The Boston Globe says it succinctly: “Consumers may still be holding tight to their wallets after the recession, but there’s at least one occasion that doesn’t appear to have them spooked: Halloween.”
Most business owners assume that they are at the mercy of their merchant provider, because they simply need to pay the fees in order to maintain secure transactions for their customers. The truth is that there are many benefits to working with a merchant services provider, and you can begin making your merchant account work for your business.
With data breaches become weekly occurances (if not more — the latest chain to be hit since our last post is Staples), the White House has attempted to step into the “breach” itself, with the signing of a new executive order that is part of a larger “BuySecure” initiative.
One common question that we receive is regarding cash flow in a business: how do I get a business cash advance? Cash flow is a critical aspect to keeping a company running, and without proper cash flow it is possible for the business to have problems with the day-to-day functions of paying the bills. One option to consider is a merchant cash advance.
As a small business owner, you are likely looking for ways to save money in any area that you can identify. Sometimes business owners make the mistake of saving money by not using payment processing for their customers, which could result in bigger problems later on. If you want to protect your business and your customers at the same time, then secure payment processing should be implemented as soon as possible.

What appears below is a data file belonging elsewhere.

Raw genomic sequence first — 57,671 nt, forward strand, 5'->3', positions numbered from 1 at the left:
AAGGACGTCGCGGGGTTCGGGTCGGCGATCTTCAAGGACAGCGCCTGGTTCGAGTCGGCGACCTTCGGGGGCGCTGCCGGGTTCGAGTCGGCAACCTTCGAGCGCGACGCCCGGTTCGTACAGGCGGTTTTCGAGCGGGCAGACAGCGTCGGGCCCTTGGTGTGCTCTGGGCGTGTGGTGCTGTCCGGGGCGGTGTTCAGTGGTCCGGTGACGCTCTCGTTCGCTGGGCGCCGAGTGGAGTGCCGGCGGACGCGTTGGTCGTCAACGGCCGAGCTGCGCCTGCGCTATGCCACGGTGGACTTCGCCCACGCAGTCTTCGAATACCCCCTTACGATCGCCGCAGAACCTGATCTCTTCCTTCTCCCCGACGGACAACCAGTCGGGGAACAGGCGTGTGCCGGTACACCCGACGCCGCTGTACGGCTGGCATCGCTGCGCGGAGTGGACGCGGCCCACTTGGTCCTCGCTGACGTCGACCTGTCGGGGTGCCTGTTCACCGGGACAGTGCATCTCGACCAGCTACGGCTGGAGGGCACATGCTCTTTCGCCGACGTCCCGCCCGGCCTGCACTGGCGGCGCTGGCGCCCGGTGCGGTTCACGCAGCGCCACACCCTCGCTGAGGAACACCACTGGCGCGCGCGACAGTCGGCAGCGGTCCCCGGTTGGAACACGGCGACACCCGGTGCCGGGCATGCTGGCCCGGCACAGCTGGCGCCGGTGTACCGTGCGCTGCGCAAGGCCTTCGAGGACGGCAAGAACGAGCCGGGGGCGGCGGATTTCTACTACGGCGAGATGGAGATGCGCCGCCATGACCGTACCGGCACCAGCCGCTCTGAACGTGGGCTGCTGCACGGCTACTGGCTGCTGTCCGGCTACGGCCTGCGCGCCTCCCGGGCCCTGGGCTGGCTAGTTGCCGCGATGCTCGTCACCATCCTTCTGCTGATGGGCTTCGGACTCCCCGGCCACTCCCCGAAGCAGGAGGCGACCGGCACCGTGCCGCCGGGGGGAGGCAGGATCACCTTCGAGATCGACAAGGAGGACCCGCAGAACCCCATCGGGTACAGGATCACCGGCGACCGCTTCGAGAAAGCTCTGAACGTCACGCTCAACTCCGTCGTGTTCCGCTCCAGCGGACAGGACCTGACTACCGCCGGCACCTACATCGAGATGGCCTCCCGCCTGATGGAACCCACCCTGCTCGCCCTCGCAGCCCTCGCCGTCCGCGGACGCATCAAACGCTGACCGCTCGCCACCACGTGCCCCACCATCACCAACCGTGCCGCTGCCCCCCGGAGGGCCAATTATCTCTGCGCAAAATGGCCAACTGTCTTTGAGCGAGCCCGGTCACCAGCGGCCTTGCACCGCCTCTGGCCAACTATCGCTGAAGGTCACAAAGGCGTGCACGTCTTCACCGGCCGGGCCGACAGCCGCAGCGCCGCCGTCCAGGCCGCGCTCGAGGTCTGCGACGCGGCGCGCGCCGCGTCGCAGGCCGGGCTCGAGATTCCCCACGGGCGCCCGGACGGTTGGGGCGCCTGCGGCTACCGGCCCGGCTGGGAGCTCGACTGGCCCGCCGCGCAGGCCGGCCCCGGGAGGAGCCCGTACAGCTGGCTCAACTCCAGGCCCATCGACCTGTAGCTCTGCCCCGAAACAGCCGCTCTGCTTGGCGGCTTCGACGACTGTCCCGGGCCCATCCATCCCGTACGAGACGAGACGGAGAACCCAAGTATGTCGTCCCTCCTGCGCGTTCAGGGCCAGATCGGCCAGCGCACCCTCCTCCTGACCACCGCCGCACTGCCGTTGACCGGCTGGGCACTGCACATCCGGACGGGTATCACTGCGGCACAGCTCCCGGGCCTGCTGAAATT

“First there was Heartbleed, then Shellshock, and now Poodle, yet another serious security vulnerability in yet another widely used piece of software that went unnoticed for years.”
Any type of website that sells products or services online is known as a virtual merchant, because the payment transactions occur digitally. Even if you ship physical products to the customers who made the purchase, you still fall within the definition of a virtual merchant since the purchase was initiated online and all of the payment was made in a digital manner.
Since we last posted, J.P. Morgan and other banks have joined the “honor roll” of institutions which have been hacked, and had information stolen. According to a recent overview of headline-making hacks in the Washington Post, “J.P. Morgan Chase& Co., America’s largest bank, reassured its customers by saying that there was no evidence that account information, such as passwords and Social Security numbers was compromised.” OK, good. What was compromised? “Names, addresses, phone numbers and e-mail addresses of account holders were accessed.”
If you’re talking about the internet, online transactions, and electronic payments, unfortunately, you don’t have to wait for winter for it to be “bug” season – there are always plenty of “viruses” and contagions to command your interest!